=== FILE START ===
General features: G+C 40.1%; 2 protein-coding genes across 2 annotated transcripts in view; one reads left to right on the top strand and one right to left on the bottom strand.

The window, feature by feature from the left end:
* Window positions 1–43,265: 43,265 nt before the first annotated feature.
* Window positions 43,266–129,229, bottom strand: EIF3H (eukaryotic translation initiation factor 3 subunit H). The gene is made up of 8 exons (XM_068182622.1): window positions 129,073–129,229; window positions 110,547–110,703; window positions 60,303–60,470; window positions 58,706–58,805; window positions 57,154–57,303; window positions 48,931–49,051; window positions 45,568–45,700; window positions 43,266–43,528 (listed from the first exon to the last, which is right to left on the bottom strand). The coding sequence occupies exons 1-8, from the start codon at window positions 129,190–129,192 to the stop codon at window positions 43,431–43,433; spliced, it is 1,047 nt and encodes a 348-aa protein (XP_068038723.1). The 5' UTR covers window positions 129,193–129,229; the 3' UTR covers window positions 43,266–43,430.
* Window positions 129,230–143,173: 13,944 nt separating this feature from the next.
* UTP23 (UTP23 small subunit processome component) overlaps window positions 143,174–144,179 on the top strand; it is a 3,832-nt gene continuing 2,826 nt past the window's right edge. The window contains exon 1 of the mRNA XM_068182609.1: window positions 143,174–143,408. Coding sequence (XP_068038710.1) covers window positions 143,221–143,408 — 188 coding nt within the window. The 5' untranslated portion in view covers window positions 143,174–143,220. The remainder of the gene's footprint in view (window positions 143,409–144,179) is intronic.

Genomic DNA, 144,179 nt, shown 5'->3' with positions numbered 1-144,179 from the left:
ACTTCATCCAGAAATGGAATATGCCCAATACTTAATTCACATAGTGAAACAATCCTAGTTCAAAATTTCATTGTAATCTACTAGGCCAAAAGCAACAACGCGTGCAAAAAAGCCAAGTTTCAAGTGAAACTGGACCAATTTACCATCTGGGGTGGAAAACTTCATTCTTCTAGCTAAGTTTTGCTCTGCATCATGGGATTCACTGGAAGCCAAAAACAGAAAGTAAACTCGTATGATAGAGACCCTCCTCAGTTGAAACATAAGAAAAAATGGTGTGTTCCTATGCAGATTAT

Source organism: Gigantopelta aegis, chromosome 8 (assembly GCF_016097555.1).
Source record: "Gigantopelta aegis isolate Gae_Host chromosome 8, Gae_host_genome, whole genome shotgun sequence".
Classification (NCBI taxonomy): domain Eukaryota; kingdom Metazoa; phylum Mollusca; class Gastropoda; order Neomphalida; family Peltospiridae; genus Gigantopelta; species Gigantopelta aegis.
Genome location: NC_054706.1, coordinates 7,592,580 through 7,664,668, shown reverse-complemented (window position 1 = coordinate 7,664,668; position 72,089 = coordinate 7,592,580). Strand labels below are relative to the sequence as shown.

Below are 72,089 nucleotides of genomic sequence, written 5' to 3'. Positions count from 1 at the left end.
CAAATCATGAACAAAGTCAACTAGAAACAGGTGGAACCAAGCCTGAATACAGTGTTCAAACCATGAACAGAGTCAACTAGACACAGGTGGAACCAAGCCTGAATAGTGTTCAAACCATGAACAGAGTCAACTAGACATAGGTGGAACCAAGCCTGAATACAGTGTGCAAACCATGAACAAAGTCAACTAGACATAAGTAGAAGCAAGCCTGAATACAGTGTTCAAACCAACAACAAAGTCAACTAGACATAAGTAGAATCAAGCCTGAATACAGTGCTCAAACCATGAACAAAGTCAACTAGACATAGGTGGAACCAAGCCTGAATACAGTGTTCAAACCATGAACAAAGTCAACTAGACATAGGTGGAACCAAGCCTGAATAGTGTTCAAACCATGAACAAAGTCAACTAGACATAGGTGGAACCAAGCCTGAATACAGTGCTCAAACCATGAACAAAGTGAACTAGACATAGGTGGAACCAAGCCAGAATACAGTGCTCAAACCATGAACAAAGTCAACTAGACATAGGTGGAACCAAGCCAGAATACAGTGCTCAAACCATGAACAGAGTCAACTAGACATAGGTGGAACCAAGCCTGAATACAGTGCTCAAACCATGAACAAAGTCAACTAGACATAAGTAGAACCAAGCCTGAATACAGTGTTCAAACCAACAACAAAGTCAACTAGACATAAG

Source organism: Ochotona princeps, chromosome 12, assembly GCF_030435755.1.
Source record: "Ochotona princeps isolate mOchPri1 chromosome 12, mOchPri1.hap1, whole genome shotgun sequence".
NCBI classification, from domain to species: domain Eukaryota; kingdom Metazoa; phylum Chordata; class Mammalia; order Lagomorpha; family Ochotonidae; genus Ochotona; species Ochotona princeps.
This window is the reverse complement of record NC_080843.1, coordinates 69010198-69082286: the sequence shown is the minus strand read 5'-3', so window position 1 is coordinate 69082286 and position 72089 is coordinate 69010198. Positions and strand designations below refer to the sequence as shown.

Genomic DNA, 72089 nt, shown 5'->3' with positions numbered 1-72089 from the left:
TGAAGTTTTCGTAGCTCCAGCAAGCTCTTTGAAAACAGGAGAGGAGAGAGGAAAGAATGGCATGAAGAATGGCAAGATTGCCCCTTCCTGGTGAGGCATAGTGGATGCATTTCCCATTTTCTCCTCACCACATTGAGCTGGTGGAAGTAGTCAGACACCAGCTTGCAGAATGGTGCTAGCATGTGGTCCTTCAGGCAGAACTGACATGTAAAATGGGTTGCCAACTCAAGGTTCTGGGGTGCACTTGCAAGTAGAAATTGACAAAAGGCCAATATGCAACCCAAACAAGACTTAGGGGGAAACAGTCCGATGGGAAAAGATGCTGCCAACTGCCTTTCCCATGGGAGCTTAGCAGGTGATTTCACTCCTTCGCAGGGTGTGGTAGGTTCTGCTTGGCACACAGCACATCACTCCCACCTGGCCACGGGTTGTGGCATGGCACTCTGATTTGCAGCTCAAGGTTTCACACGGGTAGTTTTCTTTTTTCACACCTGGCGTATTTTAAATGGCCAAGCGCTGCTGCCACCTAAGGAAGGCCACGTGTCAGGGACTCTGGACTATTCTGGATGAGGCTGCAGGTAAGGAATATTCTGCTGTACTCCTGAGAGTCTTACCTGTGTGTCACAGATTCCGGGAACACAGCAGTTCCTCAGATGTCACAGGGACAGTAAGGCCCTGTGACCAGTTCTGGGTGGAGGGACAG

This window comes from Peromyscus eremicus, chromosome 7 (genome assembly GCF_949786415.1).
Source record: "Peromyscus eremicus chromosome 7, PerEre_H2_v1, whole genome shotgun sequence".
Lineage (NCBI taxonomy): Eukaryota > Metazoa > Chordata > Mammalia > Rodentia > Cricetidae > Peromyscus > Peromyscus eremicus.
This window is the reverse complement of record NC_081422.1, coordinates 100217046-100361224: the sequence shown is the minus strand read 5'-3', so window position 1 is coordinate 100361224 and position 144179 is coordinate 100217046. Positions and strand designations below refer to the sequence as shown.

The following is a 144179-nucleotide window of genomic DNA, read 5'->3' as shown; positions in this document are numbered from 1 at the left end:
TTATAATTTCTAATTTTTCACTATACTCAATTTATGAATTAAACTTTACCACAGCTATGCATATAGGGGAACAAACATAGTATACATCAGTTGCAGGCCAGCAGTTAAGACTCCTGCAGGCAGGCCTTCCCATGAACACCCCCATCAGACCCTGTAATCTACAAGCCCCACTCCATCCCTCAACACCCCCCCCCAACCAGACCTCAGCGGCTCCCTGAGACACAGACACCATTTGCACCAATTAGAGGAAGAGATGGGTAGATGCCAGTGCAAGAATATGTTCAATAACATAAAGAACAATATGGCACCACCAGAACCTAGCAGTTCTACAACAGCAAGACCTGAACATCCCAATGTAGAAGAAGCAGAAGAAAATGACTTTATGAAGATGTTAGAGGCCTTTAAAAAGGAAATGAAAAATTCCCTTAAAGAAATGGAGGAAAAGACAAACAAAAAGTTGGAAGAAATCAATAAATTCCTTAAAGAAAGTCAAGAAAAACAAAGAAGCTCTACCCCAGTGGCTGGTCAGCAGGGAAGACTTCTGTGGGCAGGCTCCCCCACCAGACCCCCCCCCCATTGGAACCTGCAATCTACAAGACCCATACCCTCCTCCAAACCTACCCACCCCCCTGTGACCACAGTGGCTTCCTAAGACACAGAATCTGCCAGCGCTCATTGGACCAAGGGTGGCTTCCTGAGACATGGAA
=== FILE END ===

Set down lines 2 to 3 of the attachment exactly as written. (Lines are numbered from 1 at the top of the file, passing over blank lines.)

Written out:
The window, feature by feature from the left end:
* Window positions 1–43,265: 43,265 nt before the first annotated feature.